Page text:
Covid-19 management in the dental setting

23 September 2021
3 min read
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Published:

The outbreak of Covid-19 has affected many aspects of our lives over the past year. Our health and wellbeing have been thrust to the forefront as a result, with the majority of the population taking means to protect themselves and their loved ones from illness, whether that be through shielding/isolating, or simply implementing better hygienic practices. However, with only urgent dental care clinics open during the first lockdown, many people may have suffered with oral health issues until general dental practices opened once more. Even then, many people may still have possessed fears over returning to their dentist, due to the virus.

With restrictions easing, ensuring the safety of patients and colleagues remains paramount. By continuing to minimise instances where the virus (and other pathogenic microorganisms) can be transmitted, you are ensuring that your patients receive the upmost care and consideration, whilst maintaining high standards of service.

How dental professionals protect themselves
Dental professionals are in direct contact with many things that can transmit the virus, such as oral fluids, the use of aerosols and contaminated dental equipment. However, a recent American study[i] has shown that the prevalence and positivity rates of Covid-19 were low among practising dentists. The frequency of Covid-19, amongst those in the study, was 0.9 per cent. 99.7 per cent of dental practices used enhanced PPE and infection control practices.[ii] This indicates the sufficiency of advanced infection control measures within dental settings to protect the team, no doubt bolstered by wider restrictions set in place to reduce the transmission of the virus at its peak.

Even with restrictions easing, continuing to ensure that patients feel safe is just as vital; a recent survey[iii] demonstrated that while 48 per cent of respondents held no concerns over returning to a dental practice, 46 per cent said they would wait several months before returning, due to concerns over the virus. The remainder claimed they would avoid the dentist completely, until the situation had abated. By avoiding the dentist, the oral health of the population is at risk. Thus, assuaging the fears of the public is imperative.

How can patients help?
With dental personnel already enforcing methods in preventing viral transmission, continuing to encourage patients to play their part is important. 80 per cent of respondents in the aforementioned survey said they would find queueing and waiting systems reassuring; by asking patients to participate, distance will be maintained between those in the waiting room. Depending on the size of the practice, some patients may have to wait outside until their appointment time, however, this only decreases the time they might spend around staff and other patients. You are protecting them and you may encourage those who are sceptical to return to the clinic.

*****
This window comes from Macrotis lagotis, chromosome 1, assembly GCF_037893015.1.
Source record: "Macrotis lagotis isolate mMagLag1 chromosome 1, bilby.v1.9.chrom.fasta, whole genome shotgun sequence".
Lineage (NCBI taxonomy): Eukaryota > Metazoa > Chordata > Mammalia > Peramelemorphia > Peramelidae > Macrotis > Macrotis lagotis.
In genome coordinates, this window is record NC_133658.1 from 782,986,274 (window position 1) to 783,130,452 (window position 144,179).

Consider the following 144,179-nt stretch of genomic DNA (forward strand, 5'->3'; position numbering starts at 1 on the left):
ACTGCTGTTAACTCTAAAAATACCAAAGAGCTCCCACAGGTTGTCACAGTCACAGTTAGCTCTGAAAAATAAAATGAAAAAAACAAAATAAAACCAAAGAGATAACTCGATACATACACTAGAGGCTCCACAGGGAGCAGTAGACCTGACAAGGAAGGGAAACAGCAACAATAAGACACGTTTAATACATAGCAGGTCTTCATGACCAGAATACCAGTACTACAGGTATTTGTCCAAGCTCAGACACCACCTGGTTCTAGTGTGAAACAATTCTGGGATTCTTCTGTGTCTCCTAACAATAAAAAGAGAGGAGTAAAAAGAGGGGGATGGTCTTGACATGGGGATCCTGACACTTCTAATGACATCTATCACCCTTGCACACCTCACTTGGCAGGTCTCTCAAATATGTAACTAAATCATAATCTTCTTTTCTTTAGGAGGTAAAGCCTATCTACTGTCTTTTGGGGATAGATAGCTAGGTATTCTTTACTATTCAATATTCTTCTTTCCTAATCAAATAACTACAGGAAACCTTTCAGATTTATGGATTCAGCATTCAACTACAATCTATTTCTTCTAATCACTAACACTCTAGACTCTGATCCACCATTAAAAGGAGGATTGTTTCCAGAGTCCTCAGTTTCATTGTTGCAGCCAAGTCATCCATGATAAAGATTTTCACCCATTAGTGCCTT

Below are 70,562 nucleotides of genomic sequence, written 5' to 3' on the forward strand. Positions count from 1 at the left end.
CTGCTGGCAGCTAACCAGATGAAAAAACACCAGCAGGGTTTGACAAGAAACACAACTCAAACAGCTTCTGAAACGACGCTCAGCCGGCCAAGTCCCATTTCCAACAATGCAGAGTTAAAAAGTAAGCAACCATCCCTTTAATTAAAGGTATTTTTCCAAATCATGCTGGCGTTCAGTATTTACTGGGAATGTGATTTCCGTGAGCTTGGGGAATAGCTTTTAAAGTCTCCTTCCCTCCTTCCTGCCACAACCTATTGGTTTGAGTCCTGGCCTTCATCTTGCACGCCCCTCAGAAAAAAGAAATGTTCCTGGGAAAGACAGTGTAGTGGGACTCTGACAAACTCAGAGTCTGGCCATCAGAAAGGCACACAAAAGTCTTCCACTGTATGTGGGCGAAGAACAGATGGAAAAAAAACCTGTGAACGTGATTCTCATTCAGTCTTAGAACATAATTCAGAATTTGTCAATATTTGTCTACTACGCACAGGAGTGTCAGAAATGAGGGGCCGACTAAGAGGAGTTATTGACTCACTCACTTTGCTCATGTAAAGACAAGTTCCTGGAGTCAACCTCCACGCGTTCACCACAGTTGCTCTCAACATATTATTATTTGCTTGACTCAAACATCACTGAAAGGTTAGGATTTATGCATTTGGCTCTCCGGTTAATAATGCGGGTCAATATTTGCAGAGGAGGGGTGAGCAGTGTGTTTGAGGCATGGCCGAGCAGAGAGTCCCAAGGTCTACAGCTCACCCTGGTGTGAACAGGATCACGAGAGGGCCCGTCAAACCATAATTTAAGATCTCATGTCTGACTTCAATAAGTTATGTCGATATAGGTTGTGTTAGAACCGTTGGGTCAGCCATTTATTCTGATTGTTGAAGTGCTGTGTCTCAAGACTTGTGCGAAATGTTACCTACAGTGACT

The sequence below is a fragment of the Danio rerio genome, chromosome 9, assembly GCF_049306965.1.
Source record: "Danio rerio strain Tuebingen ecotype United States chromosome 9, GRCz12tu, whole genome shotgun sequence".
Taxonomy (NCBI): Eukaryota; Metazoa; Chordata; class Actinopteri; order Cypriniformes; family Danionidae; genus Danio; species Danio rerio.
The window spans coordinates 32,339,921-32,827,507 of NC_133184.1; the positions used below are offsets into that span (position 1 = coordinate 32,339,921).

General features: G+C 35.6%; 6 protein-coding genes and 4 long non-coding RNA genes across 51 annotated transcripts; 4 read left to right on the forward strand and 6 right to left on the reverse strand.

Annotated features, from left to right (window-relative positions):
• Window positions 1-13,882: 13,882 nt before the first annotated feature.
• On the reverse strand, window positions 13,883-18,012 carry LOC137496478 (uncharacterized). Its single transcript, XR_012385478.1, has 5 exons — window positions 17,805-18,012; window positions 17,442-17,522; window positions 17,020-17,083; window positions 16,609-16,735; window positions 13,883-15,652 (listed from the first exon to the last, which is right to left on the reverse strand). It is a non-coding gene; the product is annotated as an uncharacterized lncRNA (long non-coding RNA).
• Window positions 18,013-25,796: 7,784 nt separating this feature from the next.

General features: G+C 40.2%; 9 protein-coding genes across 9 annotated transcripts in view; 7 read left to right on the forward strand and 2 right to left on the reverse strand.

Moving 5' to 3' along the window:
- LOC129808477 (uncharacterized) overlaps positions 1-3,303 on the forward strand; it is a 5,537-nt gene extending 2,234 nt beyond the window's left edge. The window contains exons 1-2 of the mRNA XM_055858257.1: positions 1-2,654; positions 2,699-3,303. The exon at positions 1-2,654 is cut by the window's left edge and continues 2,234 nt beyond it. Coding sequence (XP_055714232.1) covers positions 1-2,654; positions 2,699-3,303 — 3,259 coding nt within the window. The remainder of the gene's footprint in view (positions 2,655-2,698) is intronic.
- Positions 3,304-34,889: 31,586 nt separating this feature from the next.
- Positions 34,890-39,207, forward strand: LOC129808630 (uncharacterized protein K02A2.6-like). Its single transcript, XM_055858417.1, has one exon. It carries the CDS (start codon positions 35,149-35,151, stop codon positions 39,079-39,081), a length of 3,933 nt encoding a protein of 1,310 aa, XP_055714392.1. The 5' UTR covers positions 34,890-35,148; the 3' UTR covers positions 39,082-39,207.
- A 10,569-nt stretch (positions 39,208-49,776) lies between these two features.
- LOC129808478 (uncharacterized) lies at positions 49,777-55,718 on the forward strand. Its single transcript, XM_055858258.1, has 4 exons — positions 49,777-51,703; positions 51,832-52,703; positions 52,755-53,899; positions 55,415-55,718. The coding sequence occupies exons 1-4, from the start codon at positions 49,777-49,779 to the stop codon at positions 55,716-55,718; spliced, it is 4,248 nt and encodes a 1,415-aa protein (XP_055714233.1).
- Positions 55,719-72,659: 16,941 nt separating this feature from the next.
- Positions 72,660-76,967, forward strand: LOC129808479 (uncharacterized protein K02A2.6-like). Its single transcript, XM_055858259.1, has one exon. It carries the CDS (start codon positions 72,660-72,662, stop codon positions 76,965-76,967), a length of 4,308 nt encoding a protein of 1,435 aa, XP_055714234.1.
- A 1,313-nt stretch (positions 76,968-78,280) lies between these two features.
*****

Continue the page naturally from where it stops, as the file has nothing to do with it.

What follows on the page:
You might also consider asking patients to continue bringing a facemask to their appointment, to wear whilst they wait and may be around others. Keeping hand sanitising stations will encourage effective hand hygiene, too. However, with restrictions easing, some patients may unwittingly forego essential habits designed to keep themselves, and others, safe. Wearing a mask and sanitising hands are the simplest ways; other easy ways, include avoiding touching the mouth and eye areas, and washing hands for at least twenty seconds. By continuing to gently educate your patients on the stress-free ways to keep clean and safe, you are once again highlighting that your number one priority is the welfare of your patients and staff, as well as the standards of service you are offering.

Total peace of mind
Patients can help to diminish the spread of the virus before they even enter the dental practice, too; something as simple as using a clinically proven mouthwash is a step in the right direction. A recent study[iv] has shown that using ‘Perio plus’ mouthwash can reduce possible transmission of the virus, due its ability to lower the viral load within the mouth. ‘Perio plus’ mouthwash also combines the natural extract of bitter oranges with the effective Citrox formula, to ensure protection against caries and decay.

Continuing to prioritise your patients’ safety gives them the peace of mind during uncertain times, which ensures that their oral health remains happy and healthy.

For more information visit www.perioplus.com/uk

[i] Cameron G. Estrich, MPH, PhD; Matthew Mikkelsen, MA; Rachel Morrissey, MA; Maria L. Geisinger, DDS, MS; Effie Ioannidou, DDS, MDS; Marko Vujicic, PhD; Marcelo W.B. Araujo, DDS, MS, PhD. Estimating COVID-19 prevalence and infection control practices among US dentists. The Journal of the American Dental Association.  November 2020. https://jada.ada.org/article/S0002-8177(20)30658-9/fulltext.

[ii] Estimating COVID-19 prevalence and infection control practices among US dentists. The Journal of the American Dental Association.  November 2020. https://jada.ada.org/article/S0002-8177(20)30658-9/fulltext.

[iii] COVID-19 and dentistry – Survey of the UK public for the General Dental Council. November 2020. https://www.gdc-uk.org/docs/default-source/research/covid-19-and-dentistry-survey-of-the-uk-public-report0e677a96-bdc1-4447-a20e-1d402b7dbb4b.pdf?sfvrsn=8f04c781_12.

[iv] Carrouel F, Valette M, Gadea E, Esparcieux A, Illes G, Langlois ME, Perrier H, Dussart C, Tramini P, Ribaud M, Bouscambert-Duchamp M, Bourgeois D. Use of an antiviral mouthwash as a barrier measure in the sars-cov-2 transmission in adults with asymptomatic to mild COVID-19: a multicentre, randomized, double-blind controlled trial. Clinical Microbiology and Infection. May 2012. https://doi.org/10.1016/j.cmi.2021.05.028